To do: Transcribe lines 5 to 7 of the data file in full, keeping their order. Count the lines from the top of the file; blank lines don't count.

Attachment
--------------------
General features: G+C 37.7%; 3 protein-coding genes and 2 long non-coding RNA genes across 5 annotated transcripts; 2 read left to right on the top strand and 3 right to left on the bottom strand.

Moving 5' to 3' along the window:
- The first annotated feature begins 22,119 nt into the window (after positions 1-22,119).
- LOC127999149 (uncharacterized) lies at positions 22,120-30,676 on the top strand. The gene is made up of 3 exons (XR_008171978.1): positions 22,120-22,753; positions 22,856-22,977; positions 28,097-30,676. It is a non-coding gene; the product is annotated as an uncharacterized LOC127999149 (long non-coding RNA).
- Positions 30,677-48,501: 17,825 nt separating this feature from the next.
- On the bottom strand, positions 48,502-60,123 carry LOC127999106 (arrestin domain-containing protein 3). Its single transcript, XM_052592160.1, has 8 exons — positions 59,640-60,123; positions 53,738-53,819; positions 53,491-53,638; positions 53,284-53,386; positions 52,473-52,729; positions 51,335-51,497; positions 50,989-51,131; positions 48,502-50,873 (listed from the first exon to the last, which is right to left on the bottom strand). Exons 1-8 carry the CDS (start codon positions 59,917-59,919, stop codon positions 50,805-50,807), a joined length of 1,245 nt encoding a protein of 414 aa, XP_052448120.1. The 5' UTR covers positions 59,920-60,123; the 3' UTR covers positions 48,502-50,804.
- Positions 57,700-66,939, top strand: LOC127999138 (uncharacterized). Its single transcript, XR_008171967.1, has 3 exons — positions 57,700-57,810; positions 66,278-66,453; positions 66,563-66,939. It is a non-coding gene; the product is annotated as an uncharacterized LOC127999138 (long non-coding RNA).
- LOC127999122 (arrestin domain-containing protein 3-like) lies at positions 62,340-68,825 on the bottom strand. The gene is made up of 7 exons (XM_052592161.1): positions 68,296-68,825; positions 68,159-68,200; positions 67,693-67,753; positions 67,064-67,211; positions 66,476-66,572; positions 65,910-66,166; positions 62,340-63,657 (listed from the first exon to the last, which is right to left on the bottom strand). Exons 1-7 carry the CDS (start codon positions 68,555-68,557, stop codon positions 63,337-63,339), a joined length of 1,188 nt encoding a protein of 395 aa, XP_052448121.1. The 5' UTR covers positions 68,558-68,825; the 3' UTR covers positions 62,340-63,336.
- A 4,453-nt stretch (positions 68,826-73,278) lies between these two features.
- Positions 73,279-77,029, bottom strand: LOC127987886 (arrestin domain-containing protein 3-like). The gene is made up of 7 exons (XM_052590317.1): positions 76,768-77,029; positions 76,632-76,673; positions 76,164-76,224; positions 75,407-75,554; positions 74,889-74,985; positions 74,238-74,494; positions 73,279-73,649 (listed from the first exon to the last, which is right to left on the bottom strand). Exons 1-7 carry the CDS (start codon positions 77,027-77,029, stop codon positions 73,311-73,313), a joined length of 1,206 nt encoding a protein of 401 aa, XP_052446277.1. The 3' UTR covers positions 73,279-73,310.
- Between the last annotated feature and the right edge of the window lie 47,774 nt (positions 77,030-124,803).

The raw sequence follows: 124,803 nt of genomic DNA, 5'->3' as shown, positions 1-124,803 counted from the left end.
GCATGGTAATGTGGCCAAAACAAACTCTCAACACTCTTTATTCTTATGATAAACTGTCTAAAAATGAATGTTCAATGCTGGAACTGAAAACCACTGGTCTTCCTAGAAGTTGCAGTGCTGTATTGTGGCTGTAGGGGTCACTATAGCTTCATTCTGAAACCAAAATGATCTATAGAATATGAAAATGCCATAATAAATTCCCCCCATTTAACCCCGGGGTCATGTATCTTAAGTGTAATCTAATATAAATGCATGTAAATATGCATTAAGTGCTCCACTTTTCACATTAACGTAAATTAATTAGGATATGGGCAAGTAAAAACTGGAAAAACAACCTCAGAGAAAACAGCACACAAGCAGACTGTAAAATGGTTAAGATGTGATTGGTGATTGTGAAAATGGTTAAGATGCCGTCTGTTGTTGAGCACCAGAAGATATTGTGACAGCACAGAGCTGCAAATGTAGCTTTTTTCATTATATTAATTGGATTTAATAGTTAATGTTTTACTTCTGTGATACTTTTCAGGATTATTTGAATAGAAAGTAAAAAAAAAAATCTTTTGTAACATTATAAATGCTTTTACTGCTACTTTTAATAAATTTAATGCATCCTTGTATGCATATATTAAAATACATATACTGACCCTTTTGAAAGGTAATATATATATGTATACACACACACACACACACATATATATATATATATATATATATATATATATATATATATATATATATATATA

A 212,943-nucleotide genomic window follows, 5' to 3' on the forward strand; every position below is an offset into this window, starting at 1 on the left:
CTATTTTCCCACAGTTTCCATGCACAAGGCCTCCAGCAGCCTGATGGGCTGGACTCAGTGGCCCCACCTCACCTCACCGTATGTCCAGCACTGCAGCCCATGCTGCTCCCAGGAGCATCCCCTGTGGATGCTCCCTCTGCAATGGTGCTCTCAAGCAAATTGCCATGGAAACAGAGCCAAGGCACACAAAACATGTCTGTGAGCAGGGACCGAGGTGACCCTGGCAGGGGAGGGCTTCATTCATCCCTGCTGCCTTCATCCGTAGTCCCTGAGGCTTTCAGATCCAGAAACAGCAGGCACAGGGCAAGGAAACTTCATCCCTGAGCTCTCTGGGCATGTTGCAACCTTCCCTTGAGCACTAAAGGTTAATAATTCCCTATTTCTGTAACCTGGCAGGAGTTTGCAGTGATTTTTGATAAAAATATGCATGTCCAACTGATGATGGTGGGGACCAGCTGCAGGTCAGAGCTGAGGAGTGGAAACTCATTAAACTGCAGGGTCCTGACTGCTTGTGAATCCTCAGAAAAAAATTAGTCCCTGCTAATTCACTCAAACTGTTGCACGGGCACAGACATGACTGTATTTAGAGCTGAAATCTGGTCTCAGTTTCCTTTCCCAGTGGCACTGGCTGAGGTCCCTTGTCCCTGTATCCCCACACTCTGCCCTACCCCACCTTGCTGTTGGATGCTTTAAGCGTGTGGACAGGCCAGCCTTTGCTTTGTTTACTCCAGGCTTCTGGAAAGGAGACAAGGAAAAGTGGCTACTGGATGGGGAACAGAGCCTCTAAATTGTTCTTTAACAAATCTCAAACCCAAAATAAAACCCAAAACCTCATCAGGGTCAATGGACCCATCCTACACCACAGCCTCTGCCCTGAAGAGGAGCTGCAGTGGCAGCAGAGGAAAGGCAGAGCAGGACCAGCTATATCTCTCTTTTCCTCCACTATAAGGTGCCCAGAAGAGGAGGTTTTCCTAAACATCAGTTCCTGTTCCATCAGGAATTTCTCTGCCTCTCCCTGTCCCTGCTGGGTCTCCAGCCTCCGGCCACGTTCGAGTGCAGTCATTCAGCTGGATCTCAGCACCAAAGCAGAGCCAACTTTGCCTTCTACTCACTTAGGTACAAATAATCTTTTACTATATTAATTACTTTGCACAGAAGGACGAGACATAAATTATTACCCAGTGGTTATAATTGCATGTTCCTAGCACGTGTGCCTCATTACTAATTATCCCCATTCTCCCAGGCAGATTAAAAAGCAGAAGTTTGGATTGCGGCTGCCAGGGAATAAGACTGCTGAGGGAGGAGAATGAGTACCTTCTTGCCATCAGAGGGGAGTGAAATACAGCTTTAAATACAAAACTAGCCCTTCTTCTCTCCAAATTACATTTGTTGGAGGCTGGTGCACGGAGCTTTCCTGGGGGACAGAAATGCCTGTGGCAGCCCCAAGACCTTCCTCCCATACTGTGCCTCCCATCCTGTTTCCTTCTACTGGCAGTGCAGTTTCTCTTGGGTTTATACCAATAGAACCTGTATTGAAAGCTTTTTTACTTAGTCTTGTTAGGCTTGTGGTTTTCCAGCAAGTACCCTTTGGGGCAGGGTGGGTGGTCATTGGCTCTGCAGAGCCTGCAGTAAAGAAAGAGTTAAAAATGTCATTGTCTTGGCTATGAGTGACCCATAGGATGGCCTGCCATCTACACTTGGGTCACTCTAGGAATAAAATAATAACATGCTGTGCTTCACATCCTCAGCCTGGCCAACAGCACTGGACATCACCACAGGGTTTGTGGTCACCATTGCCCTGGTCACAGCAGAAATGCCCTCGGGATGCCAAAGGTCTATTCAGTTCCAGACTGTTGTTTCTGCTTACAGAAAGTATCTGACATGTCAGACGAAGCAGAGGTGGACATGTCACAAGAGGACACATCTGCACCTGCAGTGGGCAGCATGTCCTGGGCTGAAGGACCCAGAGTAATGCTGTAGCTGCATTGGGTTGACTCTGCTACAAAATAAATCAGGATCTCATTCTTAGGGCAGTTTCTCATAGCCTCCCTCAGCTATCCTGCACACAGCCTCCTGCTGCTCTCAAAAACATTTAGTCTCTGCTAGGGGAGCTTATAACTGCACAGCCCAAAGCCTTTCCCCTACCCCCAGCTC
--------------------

- Positions 30,677-48,501: 17,825 nt separating this feature from the next.
- On the bottom strand, positions 48,502-60,123 carry LOC127999106 (arrestin domain-containing protein 3). Its single transcript, XM_052592160.1, has 8 exons — positions 59,640-60,123; positions 53,738-53,819; positions 53,491-53,638; positions 53,284-53,386; positions 52,473-52,729; positions 51,335-51,497; positions 50,989-51,131; positions 48,502-50,873 (listed from the first exon to the last, which is right to left on the bottom strand). Exons 1-8 carry the CDS (start codon positions 59,917-59,919, stop codon positions 50,805-50,807), a joined length of 1,245 nt encoding a protein of 414 aa, XP_052448120.1. The 5' UTR covers positions 59,920-60,123; the 3' UTR covers positions 48,502-50,804.
- Positions 57,700-66,939, top strand: LOC127999138 (uncharacterized). Its single transcript, XR_008171967.1, has 3 exons — positions 57,700-57,810; positions 66,278-66,453; positions 66,563-66,939. It is a non-coding gene; the product is annotated as an uncharacterized LOC127999138 (long non-coding RNA).